Reviewed by Jeffrey B. Remz
ith temperatures plunging outside to single digits and the streets of downtown wallowing in piles of the omnipotent white stuff, it's a good thing that The Mavericks decided to play inside.
Only it wasn't so much the thermostat that warmed up the night. More like the opening night of The Mavericks' Mono Mundo Tour, which worked on a multitude of counts.
Most importantly, The Mavericks always have been a band that seems focused on the joy of playing and performing. They may not have the deepest songs out there - most of them deal with varying facets of love. But when a musical potpourri of country, Latin, blues, jazz, ska, rock and probably a few more styles are thrown into the pot of a group that knows it has no stylistic limits, the bodies get shaking and moving early and often.
This was an important week for The Mavs. They just released the ultra satisfying new disc "Mono" on Tuesday, which also covers a variety of genres, did national TV with Seth Myers on Wednesday and opened the new tour.
The Mavs placed a lot of faith in their audience. That could be the only explanation in starting off with "All Night Long," Summertime (When I'm With You)" and "Stories We Could Tell," all songs from "Mono."
No problem there because even if not familiar with them, in the voice of Raul Malo and his band mates, these songs come alive and smoking. Jerry Dale McFadden, in sartorial splendor with a burning orange suit, socks and hat gets things moving on his keyboards. A two-piece punchy horn section of sax and trumpet time and again gave a jazzy big band feel with standing behind signs saying "Mo" and "No" (as in "mono").
In fact, The Mavericks have a tremendous amount of confidence in "Mono" period, playing 12 of the 13 songs, leaving out only "Fascinate Me."
The Mavericks did play some of their best-known songs, such as "All You Ever Do Is Bring Me Down" and "Should've Been True," but if expecting a greatest hits sort of show, forget it. For an acoustic solo number, Malo played "Mona Lisa," made famous by Nat King Cole, a song that fits his lovely tenor quite well. During the second encore, the band played the soul instrumental "Soulful Strut."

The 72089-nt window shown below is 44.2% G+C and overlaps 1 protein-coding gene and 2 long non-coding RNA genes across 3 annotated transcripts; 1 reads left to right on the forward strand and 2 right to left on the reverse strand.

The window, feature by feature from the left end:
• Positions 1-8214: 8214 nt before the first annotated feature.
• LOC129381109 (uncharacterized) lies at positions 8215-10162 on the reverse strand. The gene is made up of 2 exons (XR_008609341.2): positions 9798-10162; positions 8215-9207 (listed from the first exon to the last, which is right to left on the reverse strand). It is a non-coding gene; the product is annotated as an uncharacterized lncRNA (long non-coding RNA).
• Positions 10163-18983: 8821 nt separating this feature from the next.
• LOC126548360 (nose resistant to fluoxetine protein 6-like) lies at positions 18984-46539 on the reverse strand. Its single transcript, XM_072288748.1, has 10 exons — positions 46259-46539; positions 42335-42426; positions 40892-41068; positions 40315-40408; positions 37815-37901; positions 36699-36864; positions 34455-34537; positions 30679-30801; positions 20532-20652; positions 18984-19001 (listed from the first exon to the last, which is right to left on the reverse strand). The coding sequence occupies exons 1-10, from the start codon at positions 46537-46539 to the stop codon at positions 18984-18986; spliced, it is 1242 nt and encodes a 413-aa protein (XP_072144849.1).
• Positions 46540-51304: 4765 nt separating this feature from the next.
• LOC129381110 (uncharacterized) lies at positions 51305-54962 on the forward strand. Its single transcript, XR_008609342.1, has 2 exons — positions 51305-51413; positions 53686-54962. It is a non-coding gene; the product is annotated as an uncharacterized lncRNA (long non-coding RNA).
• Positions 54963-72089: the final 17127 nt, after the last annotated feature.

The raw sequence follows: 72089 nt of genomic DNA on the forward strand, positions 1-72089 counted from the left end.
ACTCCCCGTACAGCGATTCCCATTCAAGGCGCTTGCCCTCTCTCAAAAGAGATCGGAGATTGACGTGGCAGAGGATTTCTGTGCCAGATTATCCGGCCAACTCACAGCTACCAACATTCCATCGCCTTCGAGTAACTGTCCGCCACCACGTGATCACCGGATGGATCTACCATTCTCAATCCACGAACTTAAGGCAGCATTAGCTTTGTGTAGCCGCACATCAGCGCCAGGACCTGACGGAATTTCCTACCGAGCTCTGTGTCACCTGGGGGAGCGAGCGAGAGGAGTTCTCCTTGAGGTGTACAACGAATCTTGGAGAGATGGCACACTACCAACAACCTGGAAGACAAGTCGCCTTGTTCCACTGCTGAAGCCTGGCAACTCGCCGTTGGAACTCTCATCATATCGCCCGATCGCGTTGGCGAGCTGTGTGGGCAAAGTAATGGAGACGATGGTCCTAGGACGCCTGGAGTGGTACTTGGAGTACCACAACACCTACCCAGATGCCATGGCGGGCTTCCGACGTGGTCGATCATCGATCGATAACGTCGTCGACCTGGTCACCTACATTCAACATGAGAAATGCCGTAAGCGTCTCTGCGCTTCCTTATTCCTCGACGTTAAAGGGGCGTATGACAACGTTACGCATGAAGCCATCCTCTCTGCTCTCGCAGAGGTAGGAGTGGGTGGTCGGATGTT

This was part of what the night so enjoyable and exciting. You weren't exactly sure what might be coming next.
Another aspect of the show that was quite different was the absence of long-time Mavericks bassist Robert Reynolds, who was, in effect, fired by the band this fall due to substance abuse issues. Upright bassist James Intveld, who looked sharp in a white jacket, ably stepped in and helped out on backing vocals. Long-time accordionist Michael Guerra added the right touch as well numerous times.
With some groups, sidemen can serve as window dressing where you can barely hear them. That was not the case with The Mavs where horns, accordion and everyone else contributed.
Eddie Perez continues being sharp on lead guitar with some stinging moments, some twang (this concert, though, wasn't high on the straight ahead country sound, save for "Out the Door" from "Mono" and a few older songs).
As for McFadden, he may have a second career going if his primary means of income ever fail. He was a hoot dancing about the stage during "All You Ever Do is Bring Me Down," moving and shaking all of his body parts. That guy got style (although he also is spry with his keyboards as well).
And there's Malo, of course. He's always been a very strong singer and an affable presence. As he approaches 50 in August (he told the crowd he's celebrating his 50th all year long), Malo and mates may not be factors when it comes to the charts, but they have not wavered from following their musical muse.
The Mavs closed out the second encore in a lengthy, but never ever dragging 140-minute show, with "(Waiting for) The World to End" from "Mono." The song ends with the line "have no regrets and don't forget/We're all waiting for the world to end." Just as bouncy and vibrant as the start was with "All Night Long," the night may have come to an end, but it sure made one have only a few regrets about sneaking back out into the cold. Scorching musical nights can do that to you.